Wednesday, April 26, 2017

Grant me the Serenity


Coming up on the 2017 Astoria Crab Festival. 

Doing events in Astoria is like being at home.  Since we moved to Scappoose in 2001, Astoria--70 miles west on Highway 30--has become our second home.  We've rolled a series of at least five different trailers, plus several incarnations of restaurant equipment, down the highway to events in that lovely little town.  The event center at the fairgrounds has become so familiar, I almost feel like a part owner.

One of my favorite things about doing events in Astoria is the opportunity to "camp" practically on the grounds of the venue.  The past couple of years, we've been able to turn our little 12-foot utility trailer into quite serviceable sleeping quarters for 3 retirement-age ladies.  It's kind of funny, really.  We have to squeeze three cots, three sets of luggage, three sets of rainwear (it almost always rains at some point while we're there), lighting and power for after-hours entertainment (which involves sitting on one's cot and reading or watching You-tube videos on someone's device) a cooler for cold foods and a box for non-refrigerables into a 12' x 6' space.  Quite the challenge!  But...well, I love the challenge.  It's a part of the trip that I most look forward to

So this year, we have managed to fall into some "luck."  A friend of one of my sisters couldn't abide the idea of us cramming ourselves and our stuff into that teeny trailer, so she offered to acquire a hotel room for us for the three nights we'll be on the coast.  As it happens, three nights in the Best Western on the Prom in Seaside.  For free.  A gift.  That's great isn't it?  Isn't it?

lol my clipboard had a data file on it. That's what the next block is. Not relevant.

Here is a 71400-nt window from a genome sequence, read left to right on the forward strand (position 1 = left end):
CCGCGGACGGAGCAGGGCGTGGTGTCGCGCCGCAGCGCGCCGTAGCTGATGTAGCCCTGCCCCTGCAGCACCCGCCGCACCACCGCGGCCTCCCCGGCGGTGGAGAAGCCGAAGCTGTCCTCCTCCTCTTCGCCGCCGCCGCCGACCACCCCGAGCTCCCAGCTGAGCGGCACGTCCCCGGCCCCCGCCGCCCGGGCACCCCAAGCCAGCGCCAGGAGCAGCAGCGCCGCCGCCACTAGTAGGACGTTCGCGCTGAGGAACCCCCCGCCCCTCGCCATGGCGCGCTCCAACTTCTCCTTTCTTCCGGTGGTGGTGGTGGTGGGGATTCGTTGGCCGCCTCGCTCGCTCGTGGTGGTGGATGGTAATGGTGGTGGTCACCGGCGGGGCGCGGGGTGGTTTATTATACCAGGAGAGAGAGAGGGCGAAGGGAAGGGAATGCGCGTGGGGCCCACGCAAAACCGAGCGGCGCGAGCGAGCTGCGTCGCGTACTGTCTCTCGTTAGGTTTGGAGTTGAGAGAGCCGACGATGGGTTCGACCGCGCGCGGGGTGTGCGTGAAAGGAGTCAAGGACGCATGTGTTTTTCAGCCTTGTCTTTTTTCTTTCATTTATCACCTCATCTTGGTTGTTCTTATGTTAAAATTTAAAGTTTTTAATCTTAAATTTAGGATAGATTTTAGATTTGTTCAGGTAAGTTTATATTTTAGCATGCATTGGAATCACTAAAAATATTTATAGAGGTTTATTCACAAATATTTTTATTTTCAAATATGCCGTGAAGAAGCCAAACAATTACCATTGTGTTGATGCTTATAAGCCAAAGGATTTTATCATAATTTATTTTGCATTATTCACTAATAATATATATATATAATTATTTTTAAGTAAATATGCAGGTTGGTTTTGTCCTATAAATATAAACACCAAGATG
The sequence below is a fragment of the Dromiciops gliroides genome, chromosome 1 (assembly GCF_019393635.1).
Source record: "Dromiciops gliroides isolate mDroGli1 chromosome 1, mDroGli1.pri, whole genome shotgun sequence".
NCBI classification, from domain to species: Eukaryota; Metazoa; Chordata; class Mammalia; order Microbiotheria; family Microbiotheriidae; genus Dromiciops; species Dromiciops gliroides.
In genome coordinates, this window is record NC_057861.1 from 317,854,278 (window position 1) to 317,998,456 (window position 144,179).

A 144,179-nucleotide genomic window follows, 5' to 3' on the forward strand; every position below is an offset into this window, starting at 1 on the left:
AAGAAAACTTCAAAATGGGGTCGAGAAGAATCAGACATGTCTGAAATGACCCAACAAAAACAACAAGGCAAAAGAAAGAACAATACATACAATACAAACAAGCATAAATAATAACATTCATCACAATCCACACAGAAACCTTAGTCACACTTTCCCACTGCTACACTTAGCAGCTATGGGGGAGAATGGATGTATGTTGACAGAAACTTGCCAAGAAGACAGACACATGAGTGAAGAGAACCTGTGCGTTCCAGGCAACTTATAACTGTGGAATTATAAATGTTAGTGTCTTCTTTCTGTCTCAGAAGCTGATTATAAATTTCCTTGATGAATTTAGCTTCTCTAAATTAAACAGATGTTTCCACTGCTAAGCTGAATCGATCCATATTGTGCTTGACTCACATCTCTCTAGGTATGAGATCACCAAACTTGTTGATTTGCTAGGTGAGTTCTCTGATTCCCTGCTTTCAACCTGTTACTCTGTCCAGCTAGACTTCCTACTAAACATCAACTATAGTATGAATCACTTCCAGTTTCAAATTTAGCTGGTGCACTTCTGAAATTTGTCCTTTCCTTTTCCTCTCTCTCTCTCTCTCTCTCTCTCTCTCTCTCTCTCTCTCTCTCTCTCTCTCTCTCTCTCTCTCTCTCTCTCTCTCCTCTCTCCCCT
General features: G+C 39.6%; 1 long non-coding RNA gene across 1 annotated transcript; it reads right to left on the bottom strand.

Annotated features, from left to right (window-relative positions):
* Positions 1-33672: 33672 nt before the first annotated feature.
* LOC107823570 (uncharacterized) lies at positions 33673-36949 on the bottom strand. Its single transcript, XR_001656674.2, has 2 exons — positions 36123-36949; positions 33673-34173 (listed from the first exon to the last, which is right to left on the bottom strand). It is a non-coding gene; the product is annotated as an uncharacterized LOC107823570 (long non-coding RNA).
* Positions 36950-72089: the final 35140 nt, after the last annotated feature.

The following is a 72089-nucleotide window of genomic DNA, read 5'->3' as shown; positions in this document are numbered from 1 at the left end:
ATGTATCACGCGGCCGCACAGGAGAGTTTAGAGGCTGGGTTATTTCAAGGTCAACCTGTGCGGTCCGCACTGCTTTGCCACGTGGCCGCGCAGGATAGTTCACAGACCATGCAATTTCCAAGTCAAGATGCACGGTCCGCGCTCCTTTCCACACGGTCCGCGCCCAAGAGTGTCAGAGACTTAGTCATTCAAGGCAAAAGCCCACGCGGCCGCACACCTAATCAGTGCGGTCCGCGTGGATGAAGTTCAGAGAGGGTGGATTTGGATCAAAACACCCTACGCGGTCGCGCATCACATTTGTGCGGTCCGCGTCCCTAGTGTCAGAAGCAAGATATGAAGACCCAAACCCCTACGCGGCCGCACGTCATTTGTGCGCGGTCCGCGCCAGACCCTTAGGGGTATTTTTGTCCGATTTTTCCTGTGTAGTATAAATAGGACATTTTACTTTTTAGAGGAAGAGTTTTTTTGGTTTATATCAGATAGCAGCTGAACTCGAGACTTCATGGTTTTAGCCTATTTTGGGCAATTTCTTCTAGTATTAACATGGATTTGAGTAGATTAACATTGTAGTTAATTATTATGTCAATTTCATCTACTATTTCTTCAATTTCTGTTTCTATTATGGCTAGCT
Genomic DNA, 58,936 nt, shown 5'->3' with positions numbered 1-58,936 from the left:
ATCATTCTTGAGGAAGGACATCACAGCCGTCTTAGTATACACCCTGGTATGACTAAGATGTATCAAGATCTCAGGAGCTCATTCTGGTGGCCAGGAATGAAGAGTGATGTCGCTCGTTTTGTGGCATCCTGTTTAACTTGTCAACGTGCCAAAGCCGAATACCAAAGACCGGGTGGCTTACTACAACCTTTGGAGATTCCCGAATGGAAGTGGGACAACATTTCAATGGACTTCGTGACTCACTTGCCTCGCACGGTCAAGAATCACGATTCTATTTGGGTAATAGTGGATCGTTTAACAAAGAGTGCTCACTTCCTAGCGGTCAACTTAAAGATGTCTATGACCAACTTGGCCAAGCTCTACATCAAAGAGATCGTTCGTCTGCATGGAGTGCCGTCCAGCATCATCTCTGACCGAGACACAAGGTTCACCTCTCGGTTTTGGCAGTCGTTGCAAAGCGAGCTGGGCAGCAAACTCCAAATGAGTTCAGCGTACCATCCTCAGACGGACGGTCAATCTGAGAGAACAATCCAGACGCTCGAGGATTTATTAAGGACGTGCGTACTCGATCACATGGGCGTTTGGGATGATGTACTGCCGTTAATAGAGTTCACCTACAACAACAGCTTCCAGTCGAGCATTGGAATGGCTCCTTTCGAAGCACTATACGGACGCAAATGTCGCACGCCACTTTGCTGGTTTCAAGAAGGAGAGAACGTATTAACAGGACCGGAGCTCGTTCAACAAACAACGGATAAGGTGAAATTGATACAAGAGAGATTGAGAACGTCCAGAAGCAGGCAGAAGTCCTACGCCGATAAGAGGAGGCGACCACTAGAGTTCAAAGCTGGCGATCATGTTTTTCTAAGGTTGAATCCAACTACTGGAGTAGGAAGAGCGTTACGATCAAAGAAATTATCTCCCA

Well, yeah.  It is. 

But my crotchety old-lady soul is being surprisingly cranky about the change in plans.  Apparently I have finally become too old and set in my ways to be grateful and graceful about manna falling from heaven.  I guess I want to bake my own bread, thank you very much.   What am I...some kind of idiot?

Shoot me now...           

Monday, April 24, 2017

Enough Already!



The view of my deck through the sliding glass door...  :(


This article was posted on February first at Weather.com: 

Since then, there has been THIS news: 

And then, there was March:

According to the National Weather Service, the wettest March on record was in 2012 when 7.89 inches of rain fell. As of Monday morning, Portland International Airport had recorded 7 inches of rain.

...Portland has also not experienced two consecutive dry days since Feb. 12 to 13. The last time the region saw three dry days in a row was Jan. 12 to 16 (but there was plenty of snow on the ground, so the "dry" might have been hard to notice).

And April:

The normal annual precipitation for Portland is 40.8 in. The normal water-year-to-date precipitation in Portland on April 24 is 32.94 in. At 53.17 in., the water-year-to-date precipitation as of April 24, 2017 is 161.4% of the normal water-year-to-date precipitation.

I am so god-damned sick of RAIN, and COLD, and DARK, I can hardly get up in the morning. 

Please....MAKE IT STOP!!!!  For just two or three days in a row.  That's all I'm asking.

PLEASE!!!!

 

Sunday, April 23, 2017

What's on the Tube?



Several months ago, we cut the cord to cable TV.  We simply got tired of paying $200 a month for 200 channels, of which we faithfully watched maybe a dozen.  We decided that we could make do with Netflix and Amazon Prime, thereby  saving ourselves $2200 a year (my sister pays for the Netflix) and the annoyance of sifting through 200 channels and finding nothing decent to watch, much more frequently than $200 a month should allow.